Borges in Another Métier
As ever in Borges, the fictive tiger is more real, more satisfying, than the tiger who paws the earth or curls, sleeping, in the folds of the cerebrum. The fiction flares, takes on memorable life, between the unspoken world and the unspoken mind.
The bulk of these poems appear in Alastair Reid's translations, and one can only be grateful to him for devoting his considerable poetic gifts to Borges (as he has, in years past, to Neruda and others). If anything, Reid seems to improve upon the Spanish. In the above passage, for instance, Borges writes about the third tiger becoming "un sistema de palabras/Humanas," or "a system of human words." Reid's phrase, "an arrangement of human language," interprets and extends what Borges has written in thrilling ways, faithful to the text yet substituting for the easy, more literal translation an equivalent that possesses a life itself as poetry in English.
In poem after poem of this period, Borges mixes desire and metaphysical speculations tinged with lamentations for "this dear world losing shape, fading away/into a pale uncertain ashy-gray/that feels like sleep, or else oblivion." In the beautiful "Rain," he reflects on the elusive nature of memory and time, using the literal phenomenon of rain as a springboard for larger musings: "Quite suddenly the evening clears at last/as now outside the soft small rain is falling./Falling or fallen." Soon memories of rain fetch recollections of lost time: "The evening's rain/brings me the voice, the dear voice of my father,/who comes back now, who never has been dead."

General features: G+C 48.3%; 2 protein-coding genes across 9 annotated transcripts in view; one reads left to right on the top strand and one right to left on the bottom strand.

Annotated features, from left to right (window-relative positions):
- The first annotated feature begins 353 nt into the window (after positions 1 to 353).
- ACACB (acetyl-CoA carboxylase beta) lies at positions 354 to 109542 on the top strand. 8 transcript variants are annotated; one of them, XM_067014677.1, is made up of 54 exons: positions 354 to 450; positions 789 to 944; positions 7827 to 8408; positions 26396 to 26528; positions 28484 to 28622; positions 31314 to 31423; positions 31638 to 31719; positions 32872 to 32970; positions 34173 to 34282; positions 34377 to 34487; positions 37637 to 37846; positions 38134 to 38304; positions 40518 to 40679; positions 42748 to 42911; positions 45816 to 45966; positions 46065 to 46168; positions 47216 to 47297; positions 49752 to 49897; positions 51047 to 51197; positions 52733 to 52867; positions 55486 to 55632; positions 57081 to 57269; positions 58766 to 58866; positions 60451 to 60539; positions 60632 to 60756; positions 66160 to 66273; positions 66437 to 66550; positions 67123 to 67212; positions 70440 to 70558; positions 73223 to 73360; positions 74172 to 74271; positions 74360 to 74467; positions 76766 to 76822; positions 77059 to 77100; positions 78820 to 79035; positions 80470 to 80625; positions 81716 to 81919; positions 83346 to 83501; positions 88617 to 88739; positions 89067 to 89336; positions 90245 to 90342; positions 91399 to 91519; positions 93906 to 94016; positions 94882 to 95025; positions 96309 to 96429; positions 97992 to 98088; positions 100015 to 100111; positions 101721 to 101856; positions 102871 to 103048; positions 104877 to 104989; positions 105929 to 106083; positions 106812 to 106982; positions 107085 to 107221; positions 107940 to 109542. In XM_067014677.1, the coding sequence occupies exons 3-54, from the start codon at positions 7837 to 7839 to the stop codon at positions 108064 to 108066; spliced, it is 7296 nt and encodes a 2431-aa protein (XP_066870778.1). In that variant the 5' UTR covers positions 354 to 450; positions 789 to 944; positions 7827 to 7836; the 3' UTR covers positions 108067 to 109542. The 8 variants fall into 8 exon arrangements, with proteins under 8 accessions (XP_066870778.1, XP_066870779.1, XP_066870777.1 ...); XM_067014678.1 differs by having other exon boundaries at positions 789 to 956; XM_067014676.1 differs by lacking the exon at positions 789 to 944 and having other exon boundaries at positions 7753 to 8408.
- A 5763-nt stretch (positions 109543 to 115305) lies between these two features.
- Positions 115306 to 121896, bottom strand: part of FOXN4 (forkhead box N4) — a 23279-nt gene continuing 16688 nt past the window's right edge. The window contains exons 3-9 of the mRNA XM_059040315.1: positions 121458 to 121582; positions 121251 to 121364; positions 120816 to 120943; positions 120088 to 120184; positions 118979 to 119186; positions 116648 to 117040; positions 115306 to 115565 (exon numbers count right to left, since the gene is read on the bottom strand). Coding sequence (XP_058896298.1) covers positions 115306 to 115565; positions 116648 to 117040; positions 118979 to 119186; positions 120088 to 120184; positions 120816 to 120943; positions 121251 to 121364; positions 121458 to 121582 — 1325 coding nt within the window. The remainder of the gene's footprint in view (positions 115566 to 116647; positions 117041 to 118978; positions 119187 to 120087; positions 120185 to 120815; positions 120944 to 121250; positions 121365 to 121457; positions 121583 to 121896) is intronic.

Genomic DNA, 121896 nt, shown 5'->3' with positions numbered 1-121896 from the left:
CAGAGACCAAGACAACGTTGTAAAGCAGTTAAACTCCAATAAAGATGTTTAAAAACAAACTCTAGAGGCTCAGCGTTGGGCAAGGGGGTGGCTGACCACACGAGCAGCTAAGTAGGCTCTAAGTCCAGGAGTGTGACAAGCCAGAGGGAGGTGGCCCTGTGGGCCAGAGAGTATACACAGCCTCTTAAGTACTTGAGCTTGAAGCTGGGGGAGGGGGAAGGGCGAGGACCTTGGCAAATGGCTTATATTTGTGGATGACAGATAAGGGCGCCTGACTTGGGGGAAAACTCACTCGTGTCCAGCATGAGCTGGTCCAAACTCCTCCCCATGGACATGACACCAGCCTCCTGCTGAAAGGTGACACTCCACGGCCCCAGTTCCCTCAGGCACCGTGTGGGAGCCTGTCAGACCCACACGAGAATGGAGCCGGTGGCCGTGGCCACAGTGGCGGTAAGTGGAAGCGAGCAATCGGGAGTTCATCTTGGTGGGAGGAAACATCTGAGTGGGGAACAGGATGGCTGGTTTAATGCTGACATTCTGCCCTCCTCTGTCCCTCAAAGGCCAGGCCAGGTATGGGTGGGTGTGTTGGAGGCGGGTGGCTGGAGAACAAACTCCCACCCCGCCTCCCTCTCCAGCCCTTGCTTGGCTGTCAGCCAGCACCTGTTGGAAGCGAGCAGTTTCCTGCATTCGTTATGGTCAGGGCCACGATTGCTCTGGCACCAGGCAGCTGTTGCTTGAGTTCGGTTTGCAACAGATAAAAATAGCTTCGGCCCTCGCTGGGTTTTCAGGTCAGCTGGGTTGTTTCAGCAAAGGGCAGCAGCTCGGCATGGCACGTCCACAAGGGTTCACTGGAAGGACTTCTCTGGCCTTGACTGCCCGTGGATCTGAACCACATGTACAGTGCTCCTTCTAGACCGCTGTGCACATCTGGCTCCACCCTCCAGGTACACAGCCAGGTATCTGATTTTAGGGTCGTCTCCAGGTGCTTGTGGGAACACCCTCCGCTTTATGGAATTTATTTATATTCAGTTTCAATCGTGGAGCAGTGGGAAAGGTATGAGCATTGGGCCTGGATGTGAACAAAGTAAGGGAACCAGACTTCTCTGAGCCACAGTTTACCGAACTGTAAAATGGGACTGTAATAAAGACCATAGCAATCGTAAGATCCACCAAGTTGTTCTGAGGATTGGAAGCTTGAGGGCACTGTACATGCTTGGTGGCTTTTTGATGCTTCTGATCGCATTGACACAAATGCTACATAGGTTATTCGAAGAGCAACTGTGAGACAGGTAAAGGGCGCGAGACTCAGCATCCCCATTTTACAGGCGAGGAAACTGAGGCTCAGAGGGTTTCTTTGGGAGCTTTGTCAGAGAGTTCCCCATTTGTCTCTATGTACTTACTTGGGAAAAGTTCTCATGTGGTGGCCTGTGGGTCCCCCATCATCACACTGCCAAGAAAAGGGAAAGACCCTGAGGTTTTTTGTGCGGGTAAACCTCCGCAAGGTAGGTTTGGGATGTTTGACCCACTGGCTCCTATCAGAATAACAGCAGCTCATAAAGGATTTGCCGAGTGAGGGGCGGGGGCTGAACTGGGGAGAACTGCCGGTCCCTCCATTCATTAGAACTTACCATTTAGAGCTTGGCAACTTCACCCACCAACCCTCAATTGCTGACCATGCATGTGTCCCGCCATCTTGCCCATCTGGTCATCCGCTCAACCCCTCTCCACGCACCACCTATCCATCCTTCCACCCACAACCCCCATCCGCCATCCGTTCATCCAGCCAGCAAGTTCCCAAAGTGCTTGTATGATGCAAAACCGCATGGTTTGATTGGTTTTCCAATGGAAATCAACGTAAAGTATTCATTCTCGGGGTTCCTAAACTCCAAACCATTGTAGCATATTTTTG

Although his finest poems appeared between 1955 and 1965, Borges returned again and again to the form, often finding that "modest and secret complexity" he longed for in poems such as "Things," "Fragments from an Apocryphal Gospel," "In Praise of Darkness," "The Gold of the Tigers" and "The Unending Rose." With remarkable consistency over a lifetime, the same themes and images sustained his attention, and one can hear the earliest Borges, with some adjustments, in the latest.
A fitting epilogue for his work, perhaps, can be found in "The Suicide," a fierce, eloquent poem in which the poet eerily reconsiders his legacy, which is no more (or less) than the legacy of his readers:
Not a single star will be left in the night.
The night will not be left.
I will die and, with me,
the weight of the intolerable universe.
I shall erase the pyramids, the medal lions,
the continents and faces.
I shall erase the accumulated past.
I shall make dust of history, dust of dust.
Now I am looking on the final sunset.
I am hearing the last bird.
I bequeath nothingness to no one.